Overall, After The Fire is a satisfying genre book; I believe all of the central mysteries in the plot are resolved. One does find out who caused the fire and why, as well as what and whom were responsible for all the dead bodies discovered at the scene. We even get a surprising resolution of Maeve’s ongoing personal safety concern. The primary unsolved story thread involve her personal and professional lives, but by their very nature that’s not something that one would expect to remain static in a long-running series anyway. I look forward to reading more about Maeve and her attempt to obtain satisfaction in one or more of these areas in future books.


Title: After The Fire (Maeve Kerrigan, #6).
Author: Jane Casey.
Format: Hardcover.
Length: 317 pages.
Publisher: Minotaur Books.
Date Published: May 3, 2016.
Date Read: August 14, 2021.

GOODREADS RATING: ★★★★  (5.0/5.0).

OVERALL GRADE: A- (3.67/4.0).

PLOT: A-.
IMAGERY: A-.
IMPACT: B+.
WRITING: A.

Thursday, August 19, 2021

BOOK REVIEW: Why Fish Don't Exist by Lulu Miller

Why Fish Don't Exist: A Story of Loss, Love, and the Hidden Order of Life by Lulu Miller is an unusual book for me to read and review. It is one of the few nonfiction books I have read this year and it is one of the very rare books I have ever read as an audiobook. Typically, I only access audiobooks when on vacation with my husband (since he has the Audible subscription) and this is how I read Why Fish Don't Exist. We had both heard the author discussing her book on multiple NPR shows (e.g., Radiolab, This American Life) and so when we embarked on a road trip to visit three national parks this summer (Bryce, Zion and Death Valley) Why Fish Don't Exist was on top of the list to be downloaded for the drive. It turns out to be a delightful way to experience the book; it’s read by the author herself, and being a radio person her delivery is engaging and the prose is memorable. Plus, in audio format the book only takes less than 6 hours to complete (shorter than it takes to drive from Los Angeles to Utah).

Why Fish Don't Exist is a fascinating and compelling story about the first president of Stanford University, David Starr Jordan, who was also one of the most prominent and prolific icthyologists (fish scientists) of his day, in the late nineteenth and early twentieth century. He was also an unrepentant and fervent eugenicist and used his fame and status to promote this vile and dehumanizing ideology in the United States and around the world. Miller includes information in the book that intimates that Jordan may have been responsible for the still-unsolved mysterious death of Mrs. Leland Stanford. One of the clear beneficiaries of the untimeliness of her suspicious demise (by poison, while on vacation on Hawaii) was Jordan himself.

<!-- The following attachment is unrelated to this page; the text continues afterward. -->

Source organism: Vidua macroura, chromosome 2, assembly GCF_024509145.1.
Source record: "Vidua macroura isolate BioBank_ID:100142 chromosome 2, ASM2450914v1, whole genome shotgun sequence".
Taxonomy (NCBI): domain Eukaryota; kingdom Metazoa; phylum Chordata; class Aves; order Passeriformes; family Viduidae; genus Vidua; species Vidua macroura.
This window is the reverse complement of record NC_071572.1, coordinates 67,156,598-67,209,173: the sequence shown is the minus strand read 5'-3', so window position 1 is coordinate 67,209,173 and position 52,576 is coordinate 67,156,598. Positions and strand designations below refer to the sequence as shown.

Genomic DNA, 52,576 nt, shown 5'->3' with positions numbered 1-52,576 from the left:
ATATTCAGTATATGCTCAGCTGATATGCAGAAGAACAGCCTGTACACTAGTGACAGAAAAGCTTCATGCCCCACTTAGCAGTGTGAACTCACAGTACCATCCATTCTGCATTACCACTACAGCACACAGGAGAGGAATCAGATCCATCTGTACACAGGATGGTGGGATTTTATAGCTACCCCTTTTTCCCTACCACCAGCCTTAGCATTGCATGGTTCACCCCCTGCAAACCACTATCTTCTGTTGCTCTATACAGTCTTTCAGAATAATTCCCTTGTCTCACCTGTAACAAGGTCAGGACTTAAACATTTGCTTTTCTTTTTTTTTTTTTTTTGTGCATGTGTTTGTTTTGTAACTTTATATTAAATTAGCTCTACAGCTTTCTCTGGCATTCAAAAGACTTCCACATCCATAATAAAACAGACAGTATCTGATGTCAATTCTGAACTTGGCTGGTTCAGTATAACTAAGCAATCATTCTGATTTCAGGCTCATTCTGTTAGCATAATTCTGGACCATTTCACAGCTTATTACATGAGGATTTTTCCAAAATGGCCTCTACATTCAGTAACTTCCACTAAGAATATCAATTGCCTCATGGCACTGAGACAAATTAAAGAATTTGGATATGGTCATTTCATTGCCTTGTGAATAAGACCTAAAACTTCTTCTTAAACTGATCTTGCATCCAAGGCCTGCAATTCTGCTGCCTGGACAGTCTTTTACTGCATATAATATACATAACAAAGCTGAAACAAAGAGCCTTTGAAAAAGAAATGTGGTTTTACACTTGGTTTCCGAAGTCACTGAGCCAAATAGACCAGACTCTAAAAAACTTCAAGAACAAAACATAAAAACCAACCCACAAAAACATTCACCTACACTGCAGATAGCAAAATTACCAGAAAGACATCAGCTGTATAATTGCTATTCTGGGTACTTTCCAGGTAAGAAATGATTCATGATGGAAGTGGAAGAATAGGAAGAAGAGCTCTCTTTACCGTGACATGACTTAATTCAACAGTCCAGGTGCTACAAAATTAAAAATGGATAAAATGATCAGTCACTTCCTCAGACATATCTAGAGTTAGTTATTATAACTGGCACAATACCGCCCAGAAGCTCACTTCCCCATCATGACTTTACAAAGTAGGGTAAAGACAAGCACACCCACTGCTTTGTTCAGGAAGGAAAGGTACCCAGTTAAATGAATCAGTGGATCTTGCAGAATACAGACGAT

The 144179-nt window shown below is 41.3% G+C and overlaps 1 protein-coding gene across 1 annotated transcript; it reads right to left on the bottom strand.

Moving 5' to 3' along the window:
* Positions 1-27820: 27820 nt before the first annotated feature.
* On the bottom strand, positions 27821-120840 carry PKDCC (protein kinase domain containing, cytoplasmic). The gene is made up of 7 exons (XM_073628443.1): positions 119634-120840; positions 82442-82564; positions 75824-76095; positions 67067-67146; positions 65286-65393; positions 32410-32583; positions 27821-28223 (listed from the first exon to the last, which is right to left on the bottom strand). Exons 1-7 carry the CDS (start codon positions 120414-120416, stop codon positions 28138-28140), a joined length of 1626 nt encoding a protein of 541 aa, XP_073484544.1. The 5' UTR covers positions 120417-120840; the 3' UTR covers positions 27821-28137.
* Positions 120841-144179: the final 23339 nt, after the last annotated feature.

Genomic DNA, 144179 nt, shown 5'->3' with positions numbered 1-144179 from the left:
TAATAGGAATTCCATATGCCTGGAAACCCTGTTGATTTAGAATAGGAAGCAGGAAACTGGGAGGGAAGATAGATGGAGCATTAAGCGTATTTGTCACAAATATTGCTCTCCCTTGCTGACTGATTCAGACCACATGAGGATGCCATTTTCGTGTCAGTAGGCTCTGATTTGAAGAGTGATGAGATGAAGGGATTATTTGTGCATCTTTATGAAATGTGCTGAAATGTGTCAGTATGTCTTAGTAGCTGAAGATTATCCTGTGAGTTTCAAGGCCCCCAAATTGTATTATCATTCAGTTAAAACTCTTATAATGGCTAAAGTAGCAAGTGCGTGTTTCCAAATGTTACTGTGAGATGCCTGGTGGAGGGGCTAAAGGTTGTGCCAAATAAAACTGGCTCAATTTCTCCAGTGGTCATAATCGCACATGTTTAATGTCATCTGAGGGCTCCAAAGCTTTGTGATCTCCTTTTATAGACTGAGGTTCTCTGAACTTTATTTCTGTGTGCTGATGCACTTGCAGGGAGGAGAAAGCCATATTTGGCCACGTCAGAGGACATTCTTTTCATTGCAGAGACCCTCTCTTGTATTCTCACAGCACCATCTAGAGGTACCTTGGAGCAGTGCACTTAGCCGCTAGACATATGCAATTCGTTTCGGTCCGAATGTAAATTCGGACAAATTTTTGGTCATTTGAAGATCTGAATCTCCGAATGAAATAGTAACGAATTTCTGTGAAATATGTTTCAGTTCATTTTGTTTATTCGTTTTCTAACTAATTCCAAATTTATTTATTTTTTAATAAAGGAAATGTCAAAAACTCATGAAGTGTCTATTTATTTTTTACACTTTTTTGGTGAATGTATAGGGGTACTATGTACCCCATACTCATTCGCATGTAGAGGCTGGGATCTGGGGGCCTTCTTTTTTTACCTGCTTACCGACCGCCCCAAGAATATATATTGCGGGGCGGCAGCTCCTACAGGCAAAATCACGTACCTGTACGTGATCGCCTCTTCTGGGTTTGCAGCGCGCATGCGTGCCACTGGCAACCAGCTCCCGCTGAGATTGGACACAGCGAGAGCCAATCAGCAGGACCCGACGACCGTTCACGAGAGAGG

Why Fish Don't Exist is an exemplar of the maxim “truth is stranger than fiction.” Miller’s book is part biography of a great man of science, part autobiographical personal memoir and part philosophical musing on the nature of science. Miller injects pathos into the book by recounting how her scientist-father’s atheistic views, that human (and all other) life is ultimately immaterial to the fate of the Universe, that God doesn’t exist and that nothing happens after people die, had a measurably deleterious impact on a young Lulu Miller’s mental health. The search for a way to understand or refute her father’s nihilist view of life fuels her book’s examination of Jordan’s life and its focus on his obsessive project to identify and classify as many new varieties of fish as he could. Both Jordan and Miller are trying to produce order out of the chaos of the natural world.

Miller is incredibly lucky in her choice of subject. Jordan’s life contains an astonishing number of extraordinary events, often catastrophic, which he suffers but shrugs off. This includes deaths of multiple family members at tender ages (two of his children, his older brother and his first wife), the complete destruction of his collection of rare and unique fish specimens obtained through painstaking worldwide travel by train and ship by natural disasters (twice!) and living through the Great San Francisco Earthquake of 1905. The highs and lows of Jordan’s life are cinematic in scope and scale.